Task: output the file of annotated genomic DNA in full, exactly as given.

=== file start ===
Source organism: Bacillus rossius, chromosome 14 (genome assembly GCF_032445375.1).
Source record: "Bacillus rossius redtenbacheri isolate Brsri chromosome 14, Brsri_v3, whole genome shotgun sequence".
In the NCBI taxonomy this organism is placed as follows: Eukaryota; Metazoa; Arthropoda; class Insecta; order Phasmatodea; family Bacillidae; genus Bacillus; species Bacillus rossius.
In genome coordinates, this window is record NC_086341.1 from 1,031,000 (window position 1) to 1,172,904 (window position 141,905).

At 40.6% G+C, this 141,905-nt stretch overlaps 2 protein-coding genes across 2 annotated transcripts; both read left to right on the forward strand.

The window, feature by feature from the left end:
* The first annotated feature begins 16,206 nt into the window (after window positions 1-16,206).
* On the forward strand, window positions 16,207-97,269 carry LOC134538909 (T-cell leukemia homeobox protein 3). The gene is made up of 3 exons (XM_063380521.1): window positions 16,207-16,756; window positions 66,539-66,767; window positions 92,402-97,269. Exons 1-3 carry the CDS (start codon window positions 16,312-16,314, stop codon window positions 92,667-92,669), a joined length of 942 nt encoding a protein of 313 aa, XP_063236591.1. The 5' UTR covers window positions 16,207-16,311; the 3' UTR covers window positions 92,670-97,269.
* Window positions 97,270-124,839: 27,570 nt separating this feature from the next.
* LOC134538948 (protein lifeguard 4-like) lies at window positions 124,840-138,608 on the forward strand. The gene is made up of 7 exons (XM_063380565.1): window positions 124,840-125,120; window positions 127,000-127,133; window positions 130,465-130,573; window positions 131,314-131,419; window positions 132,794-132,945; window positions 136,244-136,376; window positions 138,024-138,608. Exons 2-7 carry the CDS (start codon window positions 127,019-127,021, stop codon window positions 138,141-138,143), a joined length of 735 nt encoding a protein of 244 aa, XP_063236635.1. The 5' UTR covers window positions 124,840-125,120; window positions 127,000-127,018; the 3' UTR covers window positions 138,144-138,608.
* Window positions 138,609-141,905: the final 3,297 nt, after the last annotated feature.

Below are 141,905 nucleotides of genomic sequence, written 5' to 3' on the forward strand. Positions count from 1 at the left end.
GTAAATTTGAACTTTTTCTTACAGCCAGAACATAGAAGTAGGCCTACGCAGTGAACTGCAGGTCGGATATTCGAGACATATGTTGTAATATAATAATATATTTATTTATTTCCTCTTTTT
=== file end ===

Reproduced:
Source organism: Bacillus rossius, chromosome 14 (genome assembly GCF_032445375.1).
Source record: "Bacillus rossius redtenbacheri isolate Brsri chromosome 14, Brsri_v3, whole genome shotgun sequence".
In the NCBI taxonomy this organism is placed as follows: Eukaryota; Metazoa; Arthropoda; class Insecta; order Phasmatodea; family Bacillidae; genus Bacillus; species Bacillus rossius.
In genome coordinates, this window is record NC_086341.1 from 1,031,000 (window position 1) to 1,172,904 (window position 141,905).

At 40.6% G+C, this 141,905-nt stretch overlaps 2 protein-coding genes across 2 annotated transcripts; both read left to right on the forward strand.

The window, feature by feature from the left end:
* The first annotated feature begins 16,206 nt into the window (after window positions 1-16,206).
* On the forward strand, window positions 16,207-97,269 carry LOC134538909 (T-cell leukemia homeobox protein 3). The gene is made up of 3 exons (XM_063380521.1): window positions 16,207-16,756; window positions 66,539-66,767; window positions 92,402-97,269. Exons 1-3 carry the CDS (start codon window positions 16,312-16,314, stop codon window positions 92,667-92,669), a joined length of 942 nt encoding a protein of 313 aa, XP_063236591.1. The 5' UTR covers window positions 16,207-16,311; the 3' UTR covers window positions 92,670-97,269.
* Window positions 97,270-124,839: 27,570 nt separating this feature from the next.
* LOC134538948 (protein lifeguard 4-like) lies at window positions 124,840-138,608 on the forward strand. The gene is made up of 7 exons (XM_063380565.1): window positions 124,840-125,120; window positions 127,000-127,133; window positions 130,465-130,573; window positions 131,314-131,419; window positions 132,794-132,945; window positions 136,244-136,376; window positions 138,024-138,608. Exons 2-7 carry the CDS (start codon window positions 127,019-127,021, stop codon window positions 138,141-138,143), a joined length of 735 nt encoding a protein of 244 aa, XP_063236635.1. The 5' UTR covers window positions 124,840-125,120; window positions 127,000-127,018; the 3' UTR covers window positions 138,144-138,608.
* Window positions 138,609-141,905: the final 3,297 nt, after the last annotated feature.

Below are 141,905 nucleotides of genomic sequence, written 5' to 3' on the forward strand. Positions count from 1 at the left end.
GTAAATTTGAACTTTTTCTTACAGCCAGAACATAGAAGTAGGCCTACGCAGTGAACTGCAGGTCGGATATTCGAGACATATGTTGTAATATAATAATATATTTATTTATTTCCTCTTTTT